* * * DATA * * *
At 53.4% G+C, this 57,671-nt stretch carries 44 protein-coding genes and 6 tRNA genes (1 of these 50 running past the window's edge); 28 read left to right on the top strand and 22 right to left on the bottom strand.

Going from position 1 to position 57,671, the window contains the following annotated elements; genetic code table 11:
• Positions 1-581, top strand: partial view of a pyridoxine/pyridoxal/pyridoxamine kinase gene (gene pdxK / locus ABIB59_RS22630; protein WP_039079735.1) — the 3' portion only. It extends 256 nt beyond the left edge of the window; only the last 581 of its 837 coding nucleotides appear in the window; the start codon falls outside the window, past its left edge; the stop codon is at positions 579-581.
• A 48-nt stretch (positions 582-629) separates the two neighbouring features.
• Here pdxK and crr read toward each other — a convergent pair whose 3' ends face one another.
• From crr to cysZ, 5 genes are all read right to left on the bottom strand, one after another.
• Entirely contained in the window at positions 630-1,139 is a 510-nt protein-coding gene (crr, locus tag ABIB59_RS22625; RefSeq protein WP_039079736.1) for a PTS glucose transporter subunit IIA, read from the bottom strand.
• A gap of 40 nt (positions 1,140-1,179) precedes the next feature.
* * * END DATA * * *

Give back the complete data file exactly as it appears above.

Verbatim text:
At 53.4% G+C, this 57,671-nt stretch carries 44 protein-coding genes and 6 tRNA genes (1 of these 50 running past the window's edge); 28 read left to right on the top strand and 22 right to left on the bottom strand.

Going from position 1 to position 57,671, the window contains the following annotated elements; genetic code table 11:
• Positions 1-581, top strand: partial view of a pyridoxine/pyridoxal/pyridoxamine kinase gene (gene pdxK / locus ABIB59_RS22630; protein WP_039079735.1) — the 3' portion only. It extends 256 nt beyond the left edge of the window; only the last 581 of its 837 coding nucleotides appear in the window; the start codon falls outside the window, past its left edge; the stop codon is at positions 579-581.
• A 48-nt stretch (positions 582-629) separates the two neighbouring features.
• Here pdxK and crr read toward each other — a convergent pair whose 3' ends face one another.
• From crr to cysZ, 5 genes are all read right to left on the bottom strand, one after another.
• Entirely contained in the window at positions 630-1,139 is a 510-nt protein-coding gene (crr, locus tag ABIB59_RS22625; RefSeq protein WP_039079736.1) for a PTS glucose transporter subunit IIA, read from the bottom strand.
• A gap of 40 nt (positions 1,140-1,179) precedes the next feature.